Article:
Figure 4: The brush application is demonstrated above. is the surface, is the interaction point, is the normal vector at , is the tangent plane and is the brush function whose graph over is the dark green curve.

This way of sampling forms a Markov Chain

[sheldon_prob]. Naturally, the stationary pdf distribution is of interest. It is relatively easy to see that the requirements of Theorem 1 of [diaconis1997markov] (regarding the existence of the stationary distribution of a continuous space Markov Chain) are satisfied and, hence, the stationary distribution exists and has support over the surface. It is hard to theoretically reason about the shape of the distribution. However, we provide experimental results in Section 5.5, which demonstrate that our sampling process produces more uniformly distributed samples. Uniformness guarantees that every surface region is included equally during training.

wc1pt wc14pt *5wc & & 1-5Brush Radius
& & 0.05 & 0.10 & 0.15 & 0.20 & 0.25
3-1Brush Intensity & 1-10.03 & & & & &
& 1-10.05 & & & & &
& 1-10.07 & & & & &

Figure 5: Example of the effect of a supported bumping brush (causing an outward local deformation) on the same interaction point on a sphere using different values for the radius and intensity. A similar effect is supported for a denting brush (causing an inward local deformation).

4.2 Brushes

We define a brush template as a (or higher) positive 2D function defined over the unit disk centered at the origin which reaches a maximum value of 1 and vanishes at the unit circle (ideally its gradient and its higher derivatives vanish as well). Suppose is a brush template, then the properties above are summarized as follows:


We can, then, define a brush family parametrized over radius and intensity :


We show the behaviour of different radii and intensities in Section 5.3. Notice that a positive value for the intensity creates a bump on the surface, while a negative value creates a dent. In our experiments, we use the following brush template whose profile is shown in Figure 2. For other types, please refer to the supplementary material.


In order to apply the brush at a point on the surface, we consider it defined on the tangent plane at that point. Due to the implicit function theorem [vector_calc] we can express the zero-level set of the network function, in a region of that point, as the graph of a 2D function over the same plane. We can, thus, apply the brush by simply adding the brush function to the latter. As we will see, even though this is not important for computing the samples’ positions, we use it to compute the correct deformed normals.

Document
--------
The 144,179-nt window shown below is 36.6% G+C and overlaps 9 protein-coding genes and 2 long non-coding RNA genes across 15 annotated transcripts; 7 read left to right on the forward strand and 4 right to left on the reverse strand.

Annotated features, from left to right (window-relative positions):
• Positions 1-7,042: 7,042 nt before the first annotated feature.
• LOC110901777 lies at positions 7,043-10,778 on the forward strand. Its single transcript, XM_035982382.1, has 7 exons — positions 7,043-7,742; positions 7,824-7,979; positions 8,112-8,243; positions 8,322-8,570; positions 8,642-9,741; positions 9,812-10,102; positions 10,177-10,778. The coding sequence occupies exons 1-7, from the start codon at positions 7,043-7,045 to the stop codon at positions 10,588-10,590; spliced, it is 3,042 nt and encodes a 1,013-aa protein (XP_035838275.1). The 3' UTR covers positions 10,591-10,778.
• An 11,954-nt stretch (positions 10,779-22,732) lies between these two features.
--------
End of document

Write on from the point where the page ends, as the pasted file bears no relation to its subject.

Figure 6:

On the top row the estimated pdf is visualized with face colors. On the bottom row, the respective histograms of the estimated pdf values are shown. The dashed vertical red line indicates the value of the uniform pdf. For the two columns on the left, our proposed algorithm was used, while for the ones on the right, the naive approach.

4.3 Interaction Sampling

We will now describe how we produce samples on the area of the surface that is affected by the brush. We begin by placing uniform samples on a disk tangent to the interaction point whose radius is the same as the brush’s radius. We can, then, project these samples on the unaltered surface and then move them perpendicular to the tangent plane (at the interaction point) a distance equal to the brush function’s value. Theoretically, for what we discussed in the previous section to be applicable this needs to be a parallel projection, however, we use the same procedure that we described in Section 4.1 so that we don’t affect the surface in a greater area than intended. The above process is shown in Figure 4 Next we compute the normals at the sampled position.

Suppose that is a 2D function defined over a 3D plane (its gradient then lies on the plane), and is the normal vector to that plane (analogous to the z axis), then the following is an unnormalized vector, perpendicular to the graph of the function:

Shape Chamfer Distance ()
Without WN With WN
Bunny 9.021 8.995
Frog 8.095 7.921
Bust 7.167 7.139
Pumpkin 8.646 8.506
Sphere 7.087 6.861
Torus 7.198 6.882
Average 7.869 7.717
Table 1: Chamfer distances computed with 100000 points for weight normalization ablation.